Andy Jones CS PhD student @ Princeton

Control variates

Control variates are a class of methods for reducing the variance of a generic Monte Carlo estimator.


Suppose we’d like to estimate the expectation of some function $f(x)$,

\[A = \mathbb{E}[f(x)].\]

A naive Monte Carlo approximation would proceed to estimate this expectation as a simple average over some number of samples:

\[A \approx \frac{1}{n} \sum\limits_{i=1}^n f(x_i) =: \hat{S}.\]

The variance of this approximation will be

\[\mathbb{V}[\hat{S}] = \frac{\sigma^2_f}{n}\]

where $\sigma^2_f$ is the variance of $f(x)$.

Control variates

The idea behind control variates is to manipulate the approximation so that its expectation is still $A$, but it has lower variance. In particular, consider another function $g(x)$, where $\mathbb{E}[g(x)] = B$ (assuming we know this value upfront for now), and consider the random variable

\[D = f(x) - c(g(x) - B)\]

where $c$ is a scalar coefficient that we can choose for a given problem.

Notice that the expectation of $D$ is still $A$:

\begin{align} \mathbb{E}[D] &= \mathbb{E}[f(x) - c(g(x) - B)] \\ &= \mathbb{E}[f(x)] - c\mathbb{E}[g(x)] + cB \\ &= \mathbb{E}[f(x)] - cB + cB \\ &= \mathbb{E}[f(x)] \\ \end{align}

where we have used the fact that $\mathbb{E}[g(x)] = B$. So in effect, all we have done is added and subtracted the same term, to arrive back at $\mathbb{E}[f(x)]$. This might seem silly at first, but it actually helps us!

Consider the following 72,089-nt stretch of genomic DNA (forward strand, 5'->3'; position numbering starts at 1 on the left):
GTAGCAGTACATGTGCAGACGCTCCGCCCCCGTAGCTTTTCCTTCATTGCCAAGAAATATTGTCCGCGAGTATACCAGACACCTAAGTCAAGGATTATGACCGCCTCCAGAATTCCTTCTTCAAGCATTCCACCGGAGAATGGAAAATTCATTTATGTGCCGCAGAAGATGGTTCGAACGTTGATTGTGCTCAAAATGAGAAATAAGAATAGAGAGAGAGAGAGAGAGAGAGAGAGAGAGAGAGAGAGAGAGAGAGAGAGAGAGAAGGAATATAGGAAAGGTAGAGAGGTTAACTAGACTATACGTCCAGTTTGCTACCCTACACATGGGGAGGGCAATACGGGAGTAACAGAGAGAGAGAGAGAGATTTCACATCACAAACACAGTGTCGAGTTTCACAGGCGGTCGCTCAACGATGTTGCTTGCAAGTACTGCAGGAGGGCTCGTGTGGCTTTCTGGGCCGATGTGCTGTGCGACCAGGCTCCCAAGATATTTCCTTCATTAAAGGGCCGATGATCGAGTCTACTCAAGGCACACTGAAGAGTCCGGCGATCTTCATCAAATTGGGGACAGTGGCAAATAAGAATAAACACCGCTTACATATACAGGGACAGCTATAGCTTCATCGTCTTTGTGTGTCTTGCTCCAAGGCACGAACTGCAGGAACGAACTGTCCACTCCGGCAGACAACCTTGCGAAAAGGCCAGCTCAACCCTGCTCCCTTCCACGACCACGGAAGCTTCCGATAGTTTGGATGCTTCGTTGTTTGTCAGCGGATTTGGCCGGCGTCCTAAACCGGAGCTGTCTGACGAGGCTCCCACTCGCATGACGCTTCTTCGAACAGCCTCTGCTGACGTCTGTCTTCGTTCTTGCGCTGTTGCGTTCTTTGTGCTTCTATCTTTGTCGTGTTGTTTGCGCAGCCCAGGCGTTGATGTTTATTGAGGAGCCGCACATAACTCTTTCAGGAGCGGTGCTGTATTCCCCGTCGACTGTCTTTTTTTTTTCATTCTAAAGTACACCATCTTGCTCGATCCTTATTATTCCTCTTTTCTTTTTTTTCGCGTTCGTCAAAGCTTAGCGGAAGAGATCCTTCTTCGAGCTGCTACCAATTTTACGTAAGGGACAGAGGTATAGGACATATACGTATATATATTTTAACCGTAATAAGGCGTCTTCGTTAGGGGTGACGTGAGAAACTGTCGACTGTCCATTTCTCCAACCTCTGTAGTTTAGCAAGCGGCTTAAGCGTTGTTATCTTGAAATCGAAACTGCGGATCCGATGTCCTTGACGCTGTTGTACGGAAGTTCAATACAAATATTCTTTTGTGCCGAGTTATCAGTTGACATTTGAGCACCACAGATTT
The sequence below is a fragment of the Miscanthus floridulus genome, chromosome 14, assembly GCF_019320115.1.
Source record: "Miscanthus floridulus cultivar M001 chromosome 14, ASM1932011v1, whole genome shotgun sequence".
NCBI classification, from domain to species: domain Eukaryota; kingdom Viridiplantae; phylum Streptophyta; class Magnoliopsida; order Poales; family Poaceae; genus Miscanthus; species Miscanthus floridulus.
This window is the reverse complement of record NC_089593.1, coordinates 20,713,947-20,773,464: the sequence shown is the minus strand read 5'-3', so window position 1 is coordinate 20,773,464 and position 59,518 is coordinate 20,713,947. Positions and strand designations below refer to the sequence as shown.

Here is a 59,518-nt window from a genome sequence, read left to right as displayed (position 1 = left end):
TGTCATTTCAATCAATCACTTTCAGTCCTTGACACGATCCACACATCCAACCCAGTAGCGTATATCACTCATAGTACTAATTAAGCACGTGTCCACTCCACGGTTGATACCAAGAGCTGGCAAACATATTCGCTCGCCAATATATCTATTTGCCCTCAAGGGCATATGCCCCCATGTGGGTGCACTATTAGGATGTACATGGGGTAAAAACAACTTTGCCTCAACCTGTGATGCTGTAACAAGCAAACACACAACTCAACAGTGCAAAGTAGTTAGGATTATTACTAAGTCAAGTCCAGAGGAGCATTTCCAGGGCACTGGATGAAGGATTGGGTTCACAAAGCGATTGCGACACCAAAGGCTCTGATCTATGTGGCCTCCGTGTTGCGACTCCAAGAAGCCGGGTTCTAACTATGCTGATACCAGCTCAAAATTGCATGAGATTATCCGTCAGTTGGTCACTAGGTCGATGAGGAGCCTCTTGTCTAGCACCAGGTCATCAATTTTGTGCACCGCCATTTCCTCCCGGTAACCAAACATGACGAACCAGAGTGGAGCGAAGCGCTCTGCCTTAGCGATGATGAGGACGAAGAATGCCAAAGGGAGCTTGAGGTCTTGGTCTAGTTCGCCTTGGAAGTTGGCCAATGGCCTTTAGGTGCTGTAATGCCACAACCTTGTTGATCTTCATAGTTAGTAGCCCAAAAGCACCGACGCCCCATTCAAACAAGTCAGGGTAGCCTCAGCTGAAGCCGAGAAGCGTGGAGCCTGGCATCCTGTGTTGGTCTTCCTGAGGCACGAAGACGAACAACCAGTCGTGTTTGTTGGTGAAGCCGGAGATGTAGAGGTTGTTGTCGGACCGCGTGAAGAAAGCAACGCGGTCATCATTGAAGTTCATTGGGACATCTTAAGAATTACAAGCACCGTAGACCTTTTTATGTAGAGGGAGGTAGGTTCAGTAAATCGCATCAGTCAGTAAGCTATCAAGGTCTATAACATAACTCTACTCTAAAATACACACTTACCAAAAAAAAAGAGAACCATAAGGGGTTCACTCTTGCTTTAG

Recall that the variance of our original approximation was $\sigma^2_f$. The variance of our new random variable $D$ is

\begin{align} \mathbb{V}[D] &= \mathbb{V}[f(x) - c g(x) + c B] \\ &= \mathbb{V}[f(x) - c g(x)] \\ &= \mathbb{V}[f(x)] - 2c \text{cov}(f(x), g(x)) + c^2 \mathbb{V}[g(x)] \\ &= \sigma^2_f - 2c \text{cov}(f(x), g(x)) + c^2 \sigma^2_g \\ \end{align}

where we have denoted $\sigma^2_g = \mathbb{V}[g(x)]$. Recall that $c$ is just a coefficient that we can set ourselves. Since we want to minimize variance, we can easily solve for the optimal value of $c$:

\begin{align} &\frac{d}{d c} \left[\sigma^2_f - 2c \text{cov}(f(x), g(x)) + c^2 \sigma^2_g\right] = 0 \\ \implies& -2 \text{cov}(f(x), g(x)) + 2c \sigma^2_g = 0 \\ \implies& c^* = \frac{\text{cov}(f(x), g(x))}{\sigma^2_g} \\ \end{align}

Plugging in $c^*$, we can find the variance of $D$ at this optimal value:

\begin{align} \mathbb{V}[D] &= \sigma^2_f - 2 \frac{\text{cov}(f(x), g(x))}{\sigma^2_g} \text{cov}(f(x), g(x)) + \left(\frac{\text{cov}(f(x), g(x))}{\sigma^2_g}\right)^2 \sigma^2_g \end{align}

Simplifying, and denoting the correlation between $f$ and $g$ as $\rho_{fg} = \frac{\text{cov}(f(x), g(x))}{\sigma_f\sigma_g}$, we have

\[\mathbb{V}[D] = \sigma^2_f(1 - \rho_{fg}^2).\]

So the variance is reduced by a multiplicative factor of $1-\rho_{fg}^2$, implying that we’ll see a greater reduction in variance if we choose a function $g$ that is more correlated with $f$.

Now, instead of estimating $\hat{S}$ as a sample mean, let’s compute an approximation of $\mathbb{E}[D]$:

\[\mathbb{E}[D] \approx \frac{1}{n} \sum\limits_{i=1}^n \left[f(x_i) - c g(x_i)\right] + B,\]

which will reduce the variance of our naive estimator.


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